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  1. MHB Craftsman

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    #1


    Stage II and stage IV can be used to determine as the volume of the water displaced is given.

    Now how should the density be calculated

    I know the formula for density

    $density=\frac{mass}{volume}$

  2. Pessimist Singularitarian
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    #2
    When the object is fully submerged, we can then determine its volume as given by the amount of coconut oil it displaced. We don't know it's mass though at that point. However, when it floats in the water, we know by the principle of Archimedes, that it has displaced an amount of water equal to its own mass. So, we would expect the density of the object to be greater than that of the coconut oil, but less than that of the water.

    You are correct that mass density $\rho$ is given by mass $m$ per volume $V$:

    $ \displaystyle \rho=\frac{m}{V}\tag{1}$

    which thus implies:

    $ \displaystyle m=\rho V\tag{2}$

    So, to determine the density of the object, find its mass using the given density of water and the volume of water displaced in (2), then use this value for the mass to determine the object's density using the amount of coconut oil it displaced as its volume in (1).

  3. MHB Craftsman

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    #3 Thread Author
    Quote Originally Posted by MarkFL View Post
    When the object is fully submerged, we can then determine its volume as given by the amount of coconut oil it displaced. We don't know it's mass though at that point. However, when it floats in the water, we know by the principle of Archimedes, that it has displaced an amount of water equal to its own mass. So, we would expect the density of the object to be greater than that of the coconut oil, but less than that of the water.

    You are correct that mass density $\rho$ is given by mass $m$ per volume $V$:

    $ \displaystyle \rho=\frac{m}{V}\tag{1}$

    which thus implies:

    $ \displaystyle m=\rho V\tag{2}$

    So, to determine the density of the object, find its mass using the given density of water and the volume of water displaced in (2), then use this value for the mass to determine the object's density using the amount of coconut oil it displaced as its volume in (1).
    In water

    $ \displaystyle m =1000 kg m^{-3} * 23 cm^3 \tag{2}$
    $ \displaystyle m =23000 kg$

    Using coconut oil

    $ \displaystyle m =900 kg m^{-3} * 25 cm^3 \tag{2}$
    $ \displaystyle m = 22500 kg \tag{2}$

    Where should the acceleration due to gravity be used mentioned in the problem $g=10 ms^{-2}$

    Something still looks wrong here

    Many Thanks

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    #4
    Quote Originally Posted by mathlearn View Post
    In water

    $ \displaystyle m =1000 kg m^{-3} * 23 cm^3 \tag{2}$
    $ \displaystyle m =23000 kg$

    Using coconut oil

    $ \displaystyle m =900 kg m^{-3} * 25 cm^3 \tag{2}$
    $ \displaystyle m = 22500 kg \tag{2}$

    Where should the acceleration due to gravity be used mentioned in the problem $g=10 ms^{-2}$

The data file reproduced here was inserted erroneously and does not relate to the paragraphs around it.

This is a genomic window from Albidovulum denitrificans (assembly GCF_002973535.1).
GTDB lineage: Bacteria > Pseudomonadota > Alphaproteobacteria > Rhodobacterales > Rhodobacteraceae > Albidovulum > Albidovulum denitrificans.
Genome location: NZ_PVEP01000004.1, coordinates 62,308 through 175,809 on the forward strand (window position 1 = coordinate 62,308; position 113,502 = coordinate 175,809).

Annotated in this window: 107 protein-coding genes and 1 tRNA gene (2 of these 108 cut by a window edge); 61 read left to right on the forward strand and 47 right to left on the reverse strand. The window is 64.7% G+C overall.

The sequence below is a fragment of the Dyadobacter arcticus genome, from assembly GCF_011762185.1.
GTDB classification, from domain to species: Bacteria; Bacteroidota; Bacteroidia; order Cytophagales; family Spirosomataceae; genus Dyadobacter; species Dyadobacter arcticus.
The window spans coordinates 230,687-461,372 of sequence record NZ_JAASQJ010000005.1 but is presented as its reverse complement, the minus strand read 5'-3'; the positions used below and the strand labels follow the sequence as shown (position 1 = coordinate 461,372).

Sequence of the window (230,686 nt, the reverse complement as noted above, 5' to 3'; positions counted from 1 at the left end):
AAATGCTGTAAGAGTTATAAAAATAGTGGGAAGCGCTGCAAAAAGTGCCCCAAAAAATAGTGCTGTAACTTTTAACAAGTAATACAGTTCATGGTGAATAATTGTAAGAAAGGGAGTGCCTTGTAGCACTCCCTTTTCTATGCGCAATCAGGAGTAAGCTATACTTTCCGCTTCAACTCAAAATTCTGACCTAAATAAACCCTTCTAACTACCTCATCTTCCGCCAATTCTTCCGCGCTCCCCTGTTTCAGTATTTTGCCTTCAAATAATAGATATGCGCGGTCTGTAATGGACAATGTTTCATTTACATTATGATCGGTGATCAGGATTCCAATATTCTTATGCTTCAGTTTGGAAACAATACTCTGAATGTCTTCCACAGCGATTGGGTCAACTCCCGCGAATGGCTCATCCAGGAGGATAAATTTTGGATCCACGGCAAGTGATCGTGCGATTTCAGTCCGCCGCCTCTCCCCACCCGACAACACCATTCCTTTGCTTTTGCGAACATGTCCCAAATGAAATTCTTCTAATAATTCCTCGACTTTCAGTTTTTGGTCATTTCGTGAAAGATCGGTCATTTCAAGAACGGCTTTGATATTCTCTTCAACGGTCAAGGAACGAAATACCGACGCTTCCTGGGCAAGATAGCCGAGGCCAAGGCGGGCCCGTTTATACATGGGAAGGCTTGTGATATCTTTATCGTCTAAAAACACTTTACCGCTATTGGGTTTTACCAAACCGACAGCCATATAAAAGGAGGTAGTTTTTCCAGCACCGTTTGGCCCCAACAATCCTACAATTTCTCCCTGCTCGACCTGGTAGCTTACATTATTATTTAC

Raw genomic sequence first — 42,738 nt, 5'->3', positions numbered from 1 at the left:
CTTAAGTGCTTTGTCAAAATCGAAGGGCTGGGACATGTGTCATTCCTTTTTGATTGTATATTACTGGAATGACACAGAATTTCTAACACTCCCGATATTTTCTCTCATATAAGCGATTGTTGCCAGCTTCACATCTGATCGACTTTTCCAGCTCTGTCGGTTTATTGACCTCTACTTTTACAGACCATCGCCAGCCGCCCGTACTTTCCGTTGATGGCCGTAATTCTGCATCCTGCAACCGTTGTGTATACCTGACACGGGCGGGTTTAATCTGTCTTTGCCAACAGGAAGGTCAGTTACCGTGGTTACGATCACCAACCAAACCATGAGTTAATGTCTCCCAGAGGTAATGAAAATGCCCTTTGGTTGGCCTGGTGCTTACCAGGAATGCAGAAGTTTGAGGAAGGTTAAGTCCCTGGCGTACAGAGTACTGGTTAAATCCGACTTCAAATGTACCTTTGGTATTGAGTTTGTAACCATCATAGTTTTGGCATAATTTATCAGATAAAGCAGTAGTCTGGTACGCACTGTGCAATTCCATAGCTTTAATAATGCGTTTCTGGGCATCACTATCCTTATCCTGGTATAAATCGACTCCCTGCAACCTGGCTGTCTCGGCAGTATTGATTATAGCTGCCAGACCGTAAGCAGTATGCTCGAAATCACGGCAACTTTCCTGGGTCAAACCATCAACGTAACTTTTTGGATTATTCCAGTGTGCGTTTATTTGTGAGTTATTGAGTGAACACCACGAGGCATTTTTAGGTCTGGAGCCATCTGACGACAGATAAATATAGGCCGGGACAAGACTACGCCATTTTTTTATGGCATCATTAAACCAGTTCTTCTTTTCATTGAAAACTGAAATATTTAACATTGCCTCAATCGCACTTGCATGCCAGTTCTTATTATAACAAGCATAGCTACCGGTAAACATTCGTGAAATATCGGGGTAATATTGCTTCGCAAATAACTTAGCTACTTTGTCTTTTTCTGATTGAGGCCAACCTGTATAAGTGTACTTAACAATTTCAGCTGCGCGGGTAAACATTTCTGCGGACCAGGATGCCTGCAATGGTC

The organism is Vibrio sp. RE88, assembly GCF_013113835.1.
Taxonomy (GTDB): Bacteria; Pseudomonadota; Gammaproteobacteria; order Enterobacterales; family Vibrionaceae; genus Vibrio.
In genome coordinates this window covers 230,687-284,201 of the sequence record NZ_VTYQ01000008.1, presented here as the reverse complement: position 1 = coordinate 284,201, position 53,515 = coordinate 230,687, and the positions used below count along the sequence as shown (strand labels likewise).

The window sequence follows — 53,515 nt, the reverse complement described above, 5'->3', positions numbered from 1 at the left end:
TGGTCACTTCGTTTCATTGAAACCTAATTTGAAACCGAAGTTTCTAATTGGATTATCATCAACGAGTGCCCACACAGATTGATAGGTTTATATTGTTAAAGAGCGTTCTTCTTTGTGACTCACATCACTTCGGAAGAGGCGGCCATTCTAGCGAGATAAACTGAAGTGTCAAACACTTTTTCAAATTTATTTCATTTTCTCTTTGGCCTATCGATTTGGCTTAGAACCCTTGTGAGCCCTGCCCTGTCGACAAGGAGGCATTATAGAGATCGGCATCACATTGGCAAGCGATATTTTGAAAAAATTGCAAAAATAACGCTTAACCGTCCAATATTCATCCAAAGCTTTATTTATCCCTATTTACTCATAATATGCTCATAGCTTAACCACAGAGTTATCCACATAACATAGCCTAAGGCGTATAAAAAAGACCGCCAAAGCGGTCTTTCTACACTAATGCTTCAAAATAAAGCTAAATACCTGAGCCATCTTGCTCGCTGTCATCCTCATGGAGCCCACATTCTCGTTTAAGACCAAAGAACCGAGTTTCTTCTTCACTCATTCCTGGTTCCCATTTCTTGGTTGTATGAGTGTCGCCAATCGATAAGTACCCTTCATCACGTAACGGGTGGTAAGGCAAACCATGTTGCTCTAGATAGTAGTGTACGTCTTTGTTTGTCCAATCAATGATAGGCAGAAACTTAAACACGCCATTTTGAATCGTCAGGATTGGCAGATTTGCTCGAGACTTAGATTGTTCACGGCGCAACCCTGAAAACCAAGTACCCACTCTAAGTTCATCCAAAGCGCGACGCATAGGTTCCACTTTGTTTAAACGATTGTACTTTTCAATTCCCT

Something still looks wrong here

    Many Thanks
    Hey mathlearn!

    I think your units are a little off - those masses are on par with trucks - large trucks!

    We don't need the acceleration due to gravity.
    It's probably provided because says it's the upward force on the object that is equal to the weight of the displaced fluid.
    So formally we should include $g$, but it will be divided out again, so we don't need to know its value.

    Oh, and that irregularly shaped object could almost be the votive crown of Hiero of Syracuse, which triggered Archimedes to make his discovery, yell Eureka (twice), and run naked into the streets of Syracuse.

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    #5 Thread Author
    Hmmm a demonstration would be helpful here

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    #6
    Quote Originally Posted by mathlearn View Post
    Hmmm a demonstration would be helpful here
    The volume of the votive crown (jk) is:
    $$V=25 \text{ cm}^3$$
    due to the results of its immersion in coconut oil.

    Its mass is:
    $$m = 1000 \text{ kg/m}^3 \times 23 \text{ cm}^3
    = 1000 \text{ kg/m}^3 \times 23 \cdot 10^{-6} \text{ m}^3
    = 23 \cdot 10^{-3} \text{ kg} = 23\text{ g}
    $$
    due to its immersion in water.

    So the density is:
    $$\rho = \frac mV = \frac{23\text{ g}}{25 \text{ cm}^3} = \frac{23}{25} \frac{\text{g}}{\text{cm}^3} = \frac{23}{25} \frac{\text{kg}}{\text{L}}$$

  7. MHB Craftsman

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    #7 Thread Author
    Many Thanks So As Mark said the density of the object was less than of water and was greater than of coconut oil slightly

    So to determine the volume of that votive crown it should be fully submerged in some liquid like for instance in coconut oil here ?

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    #8
    Quote Originally Posted by mathlearn View Post
    Many Thanks So As Mark said the density of the object was less than of water and was greater than of coconut oil slightly

    So to determine the volume of that votive crown it should be fully submerged in some liquid like for instance in coconut oil here ?
    Yes. And if it floats, we can still measure the volume - by pushing it under.

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